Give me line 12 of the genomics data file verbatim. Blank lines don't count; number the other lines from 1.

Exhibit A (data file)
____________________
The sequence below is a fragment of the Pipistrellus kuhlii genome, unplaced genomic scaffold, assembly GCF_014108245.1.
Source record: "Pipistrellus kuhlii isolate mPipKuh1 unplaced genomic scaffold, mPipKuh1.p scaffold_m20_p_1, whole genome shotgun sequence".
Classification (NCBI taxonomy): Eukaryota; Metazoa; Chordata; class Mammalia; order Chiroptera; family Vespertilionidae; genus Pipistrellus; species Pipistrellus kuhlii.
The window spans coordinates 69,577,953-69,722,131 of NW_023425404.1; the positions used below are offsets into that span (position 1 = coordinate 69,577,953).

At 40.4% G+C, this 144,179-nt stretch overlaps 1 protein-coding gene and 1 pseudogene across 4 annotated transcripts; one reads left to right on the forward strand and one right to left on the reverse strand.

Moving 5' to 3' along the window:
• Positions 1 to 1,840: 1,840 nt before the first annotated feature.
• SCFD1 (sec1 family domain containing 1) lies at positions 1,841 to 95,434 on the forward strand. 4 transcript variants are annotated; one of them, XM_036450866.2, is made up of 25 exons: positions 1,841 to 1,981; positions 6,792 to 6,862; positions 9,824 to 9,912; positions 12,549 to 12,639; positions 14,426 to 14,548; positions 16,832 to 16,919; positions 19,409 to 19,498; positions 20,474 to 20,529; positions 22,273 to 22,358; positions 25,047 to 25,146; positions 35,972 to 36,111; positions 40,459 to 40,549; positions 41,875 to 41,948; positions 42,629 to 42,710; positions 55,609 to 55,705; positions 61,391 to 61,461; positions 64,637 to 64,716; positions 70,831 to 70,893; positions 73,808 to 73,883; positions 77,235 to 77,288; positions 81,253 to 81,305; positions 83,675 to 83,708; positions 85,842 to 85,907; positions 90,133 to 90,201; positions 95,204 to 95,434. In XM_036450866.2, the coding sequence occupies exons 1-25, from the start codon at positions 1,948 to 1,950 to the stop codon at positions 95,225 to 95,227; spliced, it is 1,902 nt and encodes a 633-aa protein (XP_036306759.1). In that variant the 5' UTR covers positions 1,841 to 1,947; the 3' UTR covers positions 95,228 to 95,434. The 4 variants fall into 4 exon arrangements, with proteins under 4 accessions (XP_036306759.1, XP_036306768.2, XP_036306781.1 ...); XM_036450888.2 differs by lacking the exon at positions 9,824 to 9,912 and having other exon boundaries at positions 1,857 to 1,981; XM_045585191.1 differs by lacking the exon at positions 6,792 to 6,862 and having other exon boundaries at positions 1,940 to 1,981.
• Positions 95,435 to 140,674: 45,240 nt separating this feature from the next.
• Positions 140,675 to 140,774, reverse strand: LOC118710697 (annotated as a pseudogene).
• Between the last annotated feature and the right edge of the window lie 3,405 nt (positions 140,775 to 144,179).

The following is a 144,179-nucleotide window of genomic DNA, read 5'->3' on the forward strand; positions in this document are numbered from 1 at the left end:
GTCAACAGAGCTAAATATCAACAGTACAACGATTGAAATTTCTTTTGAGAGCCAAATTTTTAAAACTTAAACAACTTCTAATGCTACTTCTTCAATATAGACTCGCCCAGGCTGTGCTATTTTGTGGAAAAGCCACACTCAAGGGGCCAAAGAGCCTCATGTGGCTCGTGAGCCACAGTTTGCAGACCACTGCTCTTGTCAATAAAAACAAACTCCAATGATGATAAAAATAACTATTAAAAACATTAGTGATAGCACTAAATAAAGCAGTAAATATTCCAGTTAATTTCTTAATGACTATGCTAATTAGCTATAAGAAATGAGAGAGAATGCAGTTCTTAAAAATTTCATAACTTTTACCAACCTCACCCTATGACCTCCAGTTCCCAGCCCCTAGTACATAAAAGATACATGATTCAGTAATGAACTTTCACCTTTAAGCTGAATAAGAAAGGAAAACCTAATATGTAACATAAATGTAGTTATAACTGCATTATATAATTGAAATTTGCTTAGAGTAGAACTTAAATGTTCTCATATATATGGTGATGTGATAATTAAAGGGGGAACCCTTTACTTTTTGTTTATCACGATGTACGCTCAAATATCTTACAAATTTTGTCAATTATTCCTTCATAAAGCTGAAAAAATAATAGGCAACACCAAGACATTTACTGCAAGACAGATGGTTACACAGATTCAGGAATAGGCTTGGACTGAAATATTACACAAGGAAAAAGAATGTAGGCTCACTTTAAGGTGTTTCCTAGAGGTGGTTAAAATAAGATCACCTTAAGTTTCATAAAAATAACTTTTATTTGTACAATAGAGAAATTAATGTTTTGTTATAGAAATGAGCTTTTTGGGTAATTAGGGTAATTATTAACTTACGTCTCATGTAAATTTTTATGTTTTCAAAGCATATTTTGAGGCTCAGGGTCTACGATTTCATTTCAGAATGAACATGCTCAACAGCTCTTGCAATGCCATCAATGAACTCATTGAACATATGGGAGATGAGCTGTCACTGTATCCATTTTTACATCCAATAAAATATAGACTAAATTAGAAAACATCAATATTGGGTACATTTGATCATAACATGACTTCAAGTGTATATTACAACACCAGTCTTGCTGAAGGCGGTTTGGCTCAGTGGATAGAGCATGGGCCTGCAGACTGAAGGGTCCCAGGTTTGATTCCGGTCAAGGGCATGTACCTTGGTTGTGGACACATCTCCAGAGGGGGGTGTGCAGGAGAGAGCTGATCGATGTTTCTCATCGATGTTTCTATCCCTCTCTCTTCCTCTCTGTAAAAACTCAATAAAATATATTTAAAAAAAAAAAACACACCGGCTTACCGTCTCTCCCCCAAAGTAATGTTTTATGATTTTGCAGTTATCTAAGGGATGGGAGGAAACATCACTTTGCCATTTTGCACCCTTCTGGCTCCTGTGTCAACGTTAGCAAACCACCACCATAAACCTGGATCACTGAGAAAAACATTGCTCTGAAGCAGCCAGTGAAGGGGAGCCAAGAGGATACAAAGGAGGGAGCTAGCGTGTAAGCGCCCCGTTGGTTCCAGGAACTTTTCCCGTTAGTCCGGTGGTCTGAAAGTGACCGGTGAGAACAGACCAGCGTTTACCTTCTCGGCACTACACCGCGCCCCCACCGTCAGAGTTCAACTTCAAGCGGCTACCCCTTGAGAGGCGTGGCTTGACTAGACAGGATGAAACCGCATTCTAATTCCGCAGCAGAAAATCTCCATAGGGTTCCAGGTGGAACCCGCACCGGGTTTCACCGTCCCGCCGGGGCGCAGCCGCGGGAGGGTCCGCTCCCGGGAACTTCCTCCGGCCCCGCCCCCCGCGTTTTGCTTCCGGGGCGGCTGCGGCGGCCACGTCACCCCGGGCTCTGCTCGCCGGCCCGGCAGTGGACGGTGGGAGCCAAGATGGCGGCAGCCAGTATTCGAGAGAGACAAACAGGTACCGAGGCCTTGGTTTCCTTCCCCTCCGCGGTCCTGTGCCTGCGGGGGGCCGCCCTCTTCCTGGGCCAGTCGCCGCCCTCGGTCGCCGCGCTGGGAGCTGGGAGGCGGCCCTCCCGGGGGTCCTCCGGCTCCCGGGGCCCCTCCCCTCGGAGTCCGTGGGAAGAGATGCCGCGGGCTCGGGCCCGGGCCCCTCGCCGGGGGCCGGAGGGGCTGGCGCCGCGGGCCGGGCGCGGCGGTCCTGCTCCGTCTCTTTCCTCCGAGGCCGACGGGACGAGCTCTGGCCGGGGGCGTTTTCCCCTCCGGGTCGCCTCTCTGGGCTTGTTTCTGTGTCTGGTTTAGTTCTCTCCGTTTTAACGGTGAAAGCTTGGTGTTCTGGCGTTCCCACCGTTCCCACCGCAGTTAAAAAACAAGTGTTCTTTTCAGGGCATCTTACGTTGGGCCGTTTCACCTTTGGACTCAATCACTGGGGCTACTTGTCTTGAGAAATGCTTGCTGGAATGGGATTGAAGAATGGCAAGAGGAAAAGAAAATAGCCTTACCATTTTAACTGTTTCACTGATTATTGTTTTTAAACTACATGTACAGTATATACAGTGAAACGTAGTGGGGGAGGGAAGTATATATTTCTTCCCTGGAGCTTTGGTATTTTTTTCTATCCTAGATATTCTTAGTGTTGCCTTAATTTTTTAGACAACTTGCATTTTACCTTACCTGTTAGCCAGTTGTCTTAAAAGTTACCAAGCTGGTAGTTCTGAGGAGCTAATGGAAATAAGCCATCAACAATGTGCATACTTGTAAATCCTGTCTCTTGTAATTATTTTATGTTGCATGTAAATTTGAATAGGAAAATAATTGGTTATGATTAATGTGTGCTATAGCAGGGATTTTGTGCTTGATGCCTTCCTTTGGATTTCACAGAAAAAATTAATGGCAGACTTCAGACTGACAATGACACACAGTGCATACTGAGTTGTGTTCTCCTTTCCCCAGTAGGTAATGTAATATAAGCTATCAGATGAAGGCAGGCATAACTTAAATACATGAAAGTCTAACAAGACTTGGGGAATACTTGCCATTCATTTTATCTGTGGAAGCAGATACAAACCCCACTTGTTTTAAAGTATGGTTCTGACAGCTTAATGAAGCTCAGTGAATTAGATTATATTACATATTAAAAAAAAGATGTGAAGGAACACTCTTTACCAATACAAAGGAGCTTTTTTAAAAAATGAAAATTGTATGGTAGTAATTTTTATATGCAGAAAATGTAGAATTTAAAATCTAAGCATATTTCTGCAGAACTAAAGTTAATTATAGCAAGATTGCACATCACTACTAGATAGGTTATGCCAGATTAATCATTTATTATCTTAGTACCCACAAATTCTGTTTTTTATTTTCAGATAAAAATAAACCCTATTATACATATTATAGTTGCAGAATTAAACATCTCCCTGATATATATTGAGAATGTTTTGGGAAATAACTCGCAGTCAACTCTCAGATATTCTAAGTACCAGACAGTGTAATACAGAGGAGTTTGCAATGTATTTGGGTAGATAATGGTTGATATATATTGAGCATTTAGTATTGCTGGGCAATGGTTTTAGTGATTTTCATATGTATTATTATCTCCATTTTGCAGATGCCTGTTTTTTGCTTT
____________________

The following is a 144,179-nucleotide window of genomic DNA, read 5'->3' on the forward strand; positions in this document are numbered from 1 at the left end: